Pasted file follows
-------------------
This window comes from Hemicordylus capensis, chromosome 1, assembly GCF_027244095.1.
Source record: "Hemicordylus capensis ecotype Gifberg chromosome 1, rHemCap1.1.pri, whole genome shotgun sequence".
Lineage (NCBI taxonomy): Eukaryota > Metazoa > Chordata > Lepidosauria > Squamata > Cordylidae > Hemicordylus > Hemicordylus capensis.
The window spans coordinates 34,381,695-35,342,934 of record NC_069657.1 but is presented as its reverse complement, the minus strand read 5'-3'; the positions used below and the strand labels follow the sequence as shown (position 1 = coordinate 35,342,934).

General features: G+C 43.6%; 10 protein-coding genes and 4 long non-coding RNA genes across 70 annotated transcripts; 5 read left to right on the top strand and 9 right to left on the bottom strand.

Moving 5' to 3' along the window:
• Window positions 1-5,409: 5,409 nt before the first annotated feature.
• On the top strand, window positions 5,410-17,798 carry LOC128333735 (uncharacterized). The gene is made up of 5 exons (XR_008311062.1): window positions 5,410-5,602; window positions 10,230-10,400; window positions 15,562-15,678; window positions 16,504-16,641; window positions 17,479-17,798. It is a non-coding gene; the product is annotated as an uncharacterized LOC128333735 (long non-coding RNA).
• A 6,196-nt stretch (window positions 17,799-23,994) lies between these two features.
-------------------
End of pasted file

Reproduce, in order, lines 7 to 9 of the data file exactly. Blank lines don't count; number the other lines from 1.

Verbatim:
• Window positions 1-5,409: 5,409 nt before the first annotated feature.
• On the top strand, window positions 5,410-17,798 carry LOC128333735 (uncharacterized). The gene is made up of 5 exons (XR_008311062.1): window positions 5,410-5,602; window positions 10,230-10,400; window positions 15,562-15,678; window positions 16,504-16,641; window positions 17,479-17,798. It is a non-coding gene; the product is annotated as an uncharacterized LOC128333735 (long non-coding RNA).
• A 6,196-nt stretch (window positions 17,799-23,994) lies between these two features.